With Election Day just three months away, some folks are campaigning for stiffer standards at the polls. I couldn't agree more. When my wife and I voted in the North Carolina primary a few days ago, no identification of any kind was asked for. We could have been Islamic terrorists appropriating the names Joel and Carol Belz. If it's OK in America to ask for a photo ID to drive a car, why not to vote?
But for Election Day 2004, I have a much better idea. Just this once, let's ask everyone to show up with his or her own copy of the paperback version of The 9/11 Commission Report. It should be slightly dog-eared to prove that it's actually been read. Maybe poll watchers should even ask each prospect to point to one underlined paragraph that the reader thinks is especially pertinent.
Just for 2004: No book, no vote.
Citizenship, after all, should be a little costly. If the right to cast a free ballot has cost some of our forerunners their very lives, is it so bad to put a couple of speed bumps in the road to the voting booth? Is it wrong to ask would-be voters to offer a little proof that they've thought things through?
Having read The 9/11 Commission Report myself, I have a mild confidence that requiring 100 million voters to sit down and read through it for themselves would produce an immediate and dramatic shift in the pre-election polls. George W. Bush would leap instantly to a 60-40 lead in the projections of how people will actually vote on Nov. 2.
But that is not the biggest reason for suggesting that Americans read The 9/11 Commission Report. Much more to the point is that such an exposure, by all voting Americans, would take their focus off the trivial and secondary issues that have been raised both by the mainstream media and the administration's Democratic adversaries, and put that focus instead where it desperately needs to be: on the continuing threat against our nation.
The implicit drumbeat from both the Kerry campaign and the mainstream media suggests that the Bush team overreacted after the events of 9/11. "We should have been more patient," suggest the critics. Or, instead of "patient," you can substitute "nuanced," "thoughtful," "constructive," or "cooperative." But The 9/11 Commission Report doesn't beat around the bush. Instead of pussyfooting on the edges of the discussion, the Commission dives right in and sounds sometimes very much as urgent as the president himself - and occasionally even more specific. It says, for example, on the second page of the chapter titled "What To Do? A Global Strategy": "But the enemy is not just 'terrorism,' some generic evil. This vagueness blurs the strategy. The catastrophic threat at this moment in history is more specific. It is the threat posed by Islamist terrorism - especially the al Qaeda network, its affiliates, and its ideology."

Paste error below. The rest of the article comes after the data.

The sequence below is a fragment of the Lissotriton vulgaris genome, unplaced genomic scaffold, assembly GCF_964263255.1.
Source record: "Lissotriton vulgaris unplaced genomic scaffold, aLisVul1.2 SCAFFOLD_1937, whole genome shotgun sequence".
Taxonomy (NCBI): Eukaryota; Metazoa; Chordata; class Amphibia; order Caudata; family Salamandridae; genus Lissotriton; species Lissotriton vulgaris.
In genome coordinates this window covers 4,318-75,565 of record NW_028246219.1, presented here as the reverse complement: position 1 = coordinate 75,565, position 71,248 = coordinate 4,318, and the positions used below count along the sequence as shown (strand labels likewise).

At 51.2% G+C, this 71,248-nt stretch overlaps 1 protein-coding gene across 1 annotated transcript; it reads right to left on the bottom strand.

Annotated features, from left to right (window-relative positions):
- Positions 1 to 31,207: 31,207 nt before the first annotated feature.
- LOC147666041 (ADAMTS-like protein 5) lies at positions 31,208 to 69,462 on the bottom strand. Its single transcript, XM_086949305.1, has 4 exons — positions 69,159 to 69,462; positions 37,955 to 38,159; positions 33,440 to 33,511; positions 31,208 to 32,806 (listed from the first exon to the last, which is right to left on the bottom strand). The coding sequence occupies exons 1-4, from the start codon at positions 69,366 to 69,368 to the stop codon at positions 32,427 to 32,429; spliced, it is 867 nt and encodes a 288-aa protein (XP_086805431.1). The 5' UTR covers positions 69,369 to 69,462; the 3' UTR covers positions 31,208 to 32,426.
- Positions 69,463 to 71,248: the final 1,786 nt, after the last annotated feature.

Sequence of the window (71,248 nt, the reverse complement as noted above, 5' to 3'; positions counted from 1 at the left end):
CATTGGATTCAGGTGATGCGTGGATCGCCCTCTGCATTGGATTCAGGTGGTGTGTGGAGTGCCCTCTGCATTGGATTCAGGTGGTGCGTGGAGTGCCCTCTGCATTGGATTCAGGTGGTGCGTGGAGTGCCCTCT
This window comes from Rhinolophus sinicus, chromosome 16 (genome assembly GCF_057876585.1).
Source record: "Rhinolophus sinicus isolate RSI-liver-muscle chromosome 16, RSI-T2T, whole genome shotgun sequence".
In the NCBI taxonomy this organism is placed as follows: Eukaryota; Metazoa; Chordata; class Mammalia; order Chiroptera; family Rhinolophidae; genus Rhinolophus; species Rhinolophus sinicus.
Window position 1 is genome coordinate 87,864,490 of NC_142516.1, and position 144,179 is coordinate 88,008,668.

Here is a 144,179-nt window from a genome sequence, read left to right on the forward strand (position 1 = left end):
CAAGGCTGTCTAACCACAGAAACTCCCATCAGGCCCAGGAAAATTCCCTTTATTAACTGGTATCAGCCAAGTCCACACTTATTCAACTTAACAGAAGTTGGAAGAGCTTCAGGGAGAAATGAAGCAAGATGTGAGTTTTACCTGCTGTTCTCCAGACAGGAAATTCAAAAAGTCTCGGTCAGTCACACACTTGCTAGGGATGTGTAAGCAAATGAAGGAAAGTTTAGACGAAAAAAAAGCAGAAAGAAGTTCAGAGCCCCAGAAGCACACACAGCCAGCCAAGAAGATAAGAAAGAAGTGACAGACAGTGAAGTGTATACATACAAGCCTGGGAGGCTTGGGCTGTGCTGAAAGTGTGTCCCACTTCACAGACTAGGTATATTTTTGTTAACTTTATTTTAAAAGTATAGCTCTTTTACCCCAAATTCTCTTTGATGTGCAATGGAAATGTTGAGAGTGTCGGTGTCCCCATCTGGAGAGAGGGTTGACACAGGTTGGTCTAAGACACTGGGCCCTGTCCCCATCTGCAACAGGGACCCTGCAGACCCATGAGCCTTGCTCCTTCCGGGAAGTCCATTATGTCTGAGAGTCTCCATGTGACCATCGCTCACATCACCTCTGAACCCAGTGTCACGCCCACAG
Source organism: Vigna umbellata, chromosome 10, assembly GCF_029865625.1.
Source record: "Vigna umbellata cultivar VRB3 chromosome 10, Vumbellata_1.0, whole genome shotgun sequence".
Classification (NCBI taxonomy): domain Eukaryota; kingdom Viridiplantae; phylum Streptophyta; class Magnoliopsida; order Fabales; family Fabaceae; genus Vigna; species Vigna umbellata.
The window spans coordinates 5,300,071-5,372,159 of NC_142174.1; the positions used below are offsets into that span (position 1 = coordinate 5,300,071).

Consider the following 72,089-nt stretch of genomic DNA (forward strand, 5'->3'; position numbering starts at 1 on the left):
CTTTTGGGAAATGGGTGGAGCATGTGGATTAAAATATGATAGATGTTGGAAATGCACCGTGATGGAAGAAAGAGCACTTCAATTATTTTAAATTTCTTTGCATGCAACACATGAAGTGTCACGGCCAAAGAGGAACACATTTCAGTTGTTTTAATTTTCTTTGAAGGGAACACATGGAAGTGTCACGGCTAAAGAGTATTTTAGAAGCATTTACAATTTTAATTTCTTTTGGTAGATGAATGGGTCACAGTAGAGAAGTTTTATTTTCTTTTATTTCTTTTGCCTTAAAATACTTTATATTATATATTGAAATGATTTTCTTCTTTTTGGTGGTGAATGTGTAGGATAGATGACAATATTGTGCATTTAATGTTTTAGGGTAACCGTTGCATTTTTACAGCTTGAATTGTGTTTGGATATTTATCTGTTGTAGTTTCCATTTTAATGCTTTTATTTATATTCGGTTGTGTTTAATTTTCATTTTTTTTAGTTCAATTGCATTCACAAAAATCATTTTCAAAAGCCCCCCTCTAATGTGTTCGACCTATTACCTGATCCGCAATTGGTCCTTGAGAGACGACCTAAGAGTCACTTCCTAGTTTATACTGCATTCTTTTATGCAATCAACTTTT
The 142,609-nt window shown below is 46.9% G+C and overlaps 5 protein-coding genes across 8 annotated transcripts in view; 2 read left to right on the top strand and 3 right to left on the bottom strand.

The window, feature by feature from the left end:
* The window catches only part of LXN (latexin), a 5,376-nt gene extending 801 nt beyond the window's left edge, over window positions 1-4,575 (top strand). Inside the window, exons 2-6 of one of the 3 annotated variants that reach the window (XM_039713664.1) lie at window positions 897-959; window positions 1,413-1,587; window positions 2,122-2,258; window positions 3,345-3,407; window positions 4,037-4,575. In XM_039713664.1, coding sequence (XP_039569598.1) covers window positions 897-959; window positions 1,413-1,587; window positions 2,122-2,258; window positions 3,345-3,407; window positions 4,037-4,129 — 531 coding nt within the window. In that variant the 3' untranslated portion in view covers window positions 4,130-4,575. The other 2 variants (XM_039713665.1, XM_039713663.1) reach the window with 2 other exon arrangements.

Such pointedness fills the Commission's 428-page report (with another 140 pages of footnotes which, I'll admit, I didn't read). In doing so, the report eclipses much of the drivel that has passed for the last few months as a national debate. To continue the discussion about whether Saddam Hussein held weapons of mass destruction in the fall of 2002, or to keep arguing over how closely linked Saddam and al-Qaeda may have been, is to squander precious time and costly resources. For the Commission makes it clear that the ultimate issue is neither as narrow as individuals like Saddam or bin Laden, nor as specific as nations like Iraq or Afghanistan. The main focus, says the Commission, involves "prevailing in the longer term over the ideology that gives rise to Islamist terrorism." I
n other words, it's an altogether bigger deal than we've been debating. The life of our nation really is at stake. There really are people out there - and their numbers are growing - who want us to disappear from the face of the earth. And since these folks don't approach their goals just in military terms, this isn't ultimately a military struggle. The Commission seeks - believably, I think - to persuade us that this is no passing squabble, but a gigantic ideological battle of the kind that could easily go on for a generation.
I know Democrats don't want to be known for any illiberal ideas like book banning. But for their own protection this year, The 9/11 Commission Report is one book they should try hard to keep out of every voter's hands.